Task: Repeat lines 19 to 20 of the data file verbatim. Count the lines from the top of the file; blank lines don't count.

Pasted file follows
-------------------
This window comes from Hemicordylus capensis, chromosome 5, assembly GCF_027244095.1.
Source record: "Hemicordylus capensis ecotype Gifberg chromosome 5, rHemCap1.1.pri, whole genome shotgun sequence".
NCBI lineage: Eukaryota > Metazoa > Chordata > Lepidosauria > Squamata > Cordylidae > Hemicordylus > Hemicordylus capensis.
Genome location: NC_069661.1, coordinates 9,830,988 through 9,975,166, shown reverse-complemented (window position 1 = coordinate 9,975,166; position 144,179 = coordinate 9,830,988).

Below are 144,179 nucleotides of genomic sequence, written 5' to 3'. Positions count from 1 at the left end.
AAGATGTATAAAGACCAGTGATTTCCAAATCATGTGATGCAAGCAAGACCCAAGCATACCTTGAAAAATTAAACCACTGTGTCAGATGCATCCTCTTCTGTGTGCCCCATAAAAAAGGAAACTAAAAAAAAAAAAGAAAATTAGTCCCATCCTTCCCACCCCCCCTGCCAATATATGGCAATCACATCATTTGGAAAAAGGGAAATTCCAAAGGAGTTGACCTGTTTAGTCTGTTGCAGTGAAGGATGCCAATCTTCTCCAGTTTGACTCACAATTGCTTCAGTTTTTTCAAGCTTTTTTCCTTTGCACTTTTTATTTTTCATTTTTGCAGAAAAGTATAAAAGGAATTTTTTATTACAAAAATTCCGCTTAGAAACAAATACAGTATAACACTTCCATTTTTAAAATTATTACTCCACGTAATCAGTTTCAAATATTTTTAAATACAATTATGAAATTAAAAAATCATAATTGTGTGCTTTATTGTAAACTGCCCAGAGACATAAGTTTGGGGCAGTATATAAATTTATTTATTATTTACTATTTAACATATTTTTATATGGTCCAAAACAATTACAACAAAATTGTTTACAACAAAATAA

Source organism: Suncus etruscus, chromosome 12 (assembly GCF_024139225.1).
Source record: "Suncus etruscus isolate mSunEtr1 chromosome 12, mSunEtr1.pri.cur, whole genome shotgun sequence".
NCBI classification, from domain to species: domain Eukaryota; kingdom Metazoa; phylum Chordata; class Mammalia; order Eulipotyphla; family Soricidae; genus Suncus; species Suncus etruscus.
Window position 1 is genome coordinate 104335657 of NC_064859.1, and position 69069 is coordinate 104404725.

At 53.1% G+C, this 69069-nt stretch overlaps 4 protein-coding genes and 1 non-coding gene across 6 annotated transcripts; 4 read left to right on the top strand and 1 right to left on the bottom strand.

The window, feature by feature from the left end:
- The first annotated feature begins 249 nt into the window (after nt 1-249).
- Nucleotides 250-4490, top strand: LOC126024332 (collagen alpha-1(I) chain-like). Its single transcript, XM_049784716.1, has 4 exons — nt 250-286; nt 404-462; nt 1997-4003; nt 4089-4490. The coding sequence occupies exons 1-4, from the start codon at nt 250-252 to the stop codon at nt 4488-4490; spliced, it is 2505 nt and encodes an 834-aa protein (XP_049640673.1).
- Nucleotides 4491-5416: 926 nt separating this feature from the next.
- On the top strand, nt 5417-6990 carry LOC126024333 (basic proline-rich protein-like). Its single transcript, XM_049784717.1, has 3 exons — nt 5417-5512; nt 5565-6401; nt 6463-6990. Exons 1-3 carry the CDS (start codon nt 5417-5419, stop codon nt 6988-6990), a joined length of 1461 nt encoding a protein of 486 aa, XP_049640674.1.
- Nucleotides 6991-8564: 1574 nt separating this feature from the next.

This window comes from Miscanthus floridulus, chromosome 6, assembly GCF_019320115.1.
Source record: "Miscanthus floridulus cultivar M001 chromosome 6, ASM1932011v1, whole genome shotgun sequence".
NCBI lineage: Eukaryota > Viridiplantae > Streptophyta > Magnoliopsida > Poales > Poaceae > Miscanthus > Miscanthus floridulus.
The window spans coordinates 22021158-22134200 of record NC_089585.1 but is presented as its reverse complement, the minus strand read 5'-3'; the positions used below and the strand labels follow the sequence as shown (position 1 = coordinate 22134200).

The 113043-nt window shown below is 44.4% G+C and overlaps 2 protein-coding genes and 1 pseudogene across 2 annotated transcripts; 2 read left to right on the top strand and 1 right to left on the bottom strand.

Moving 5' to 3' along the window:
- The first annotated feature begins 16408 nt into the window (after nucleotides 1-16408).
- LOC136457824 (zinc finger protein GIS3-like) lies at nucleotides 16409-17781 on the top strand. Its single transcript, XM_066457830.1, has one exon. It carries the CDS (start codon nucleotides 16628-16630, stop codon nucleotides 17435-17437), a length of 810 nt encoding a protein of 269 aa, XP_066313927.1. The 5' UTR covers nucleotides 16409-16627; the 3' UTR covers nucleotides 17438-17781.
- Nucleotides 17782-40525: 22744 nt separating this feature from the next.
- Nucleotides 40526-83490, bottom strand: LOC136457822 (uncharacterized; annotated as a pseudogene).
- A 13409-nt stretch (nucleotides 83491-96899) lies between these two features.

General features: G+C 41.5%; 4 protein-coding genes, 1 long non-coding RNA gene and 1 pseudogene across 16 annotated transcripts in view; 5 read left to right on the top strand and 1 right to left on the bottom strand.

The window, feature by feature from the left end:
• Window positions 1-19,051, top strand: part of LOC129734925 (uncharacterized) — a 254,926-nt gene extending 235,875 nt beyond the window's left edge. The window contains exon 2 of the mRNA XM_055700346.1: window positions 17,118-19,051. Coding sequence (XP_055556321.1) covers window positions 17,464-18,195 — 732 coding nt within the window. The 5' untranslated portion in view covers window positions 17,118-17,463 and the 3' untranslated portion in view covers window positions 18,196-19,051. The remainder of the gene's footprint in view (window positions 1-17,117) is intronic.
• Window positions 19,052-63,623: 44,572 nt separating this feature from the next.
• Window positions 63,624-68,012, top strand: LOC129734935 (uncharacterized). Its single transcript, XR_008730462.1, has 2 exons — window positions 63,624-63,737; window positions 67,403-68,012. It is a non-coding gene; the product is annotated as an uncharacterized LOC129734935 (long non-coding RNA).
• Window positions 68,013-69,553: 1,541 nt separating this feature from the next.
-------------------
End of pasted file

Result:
Source record: "Miscanthus floridulus cultivar M001 chromosome 6, ASM1932011v1, whole genome shotgun sequence".
NCBI lineage: Eukaryota > Viridiplantae > Streptophyta > Magnoliopsida > Poales > Poaceae > Miscanthus > Miscanthus floridulus.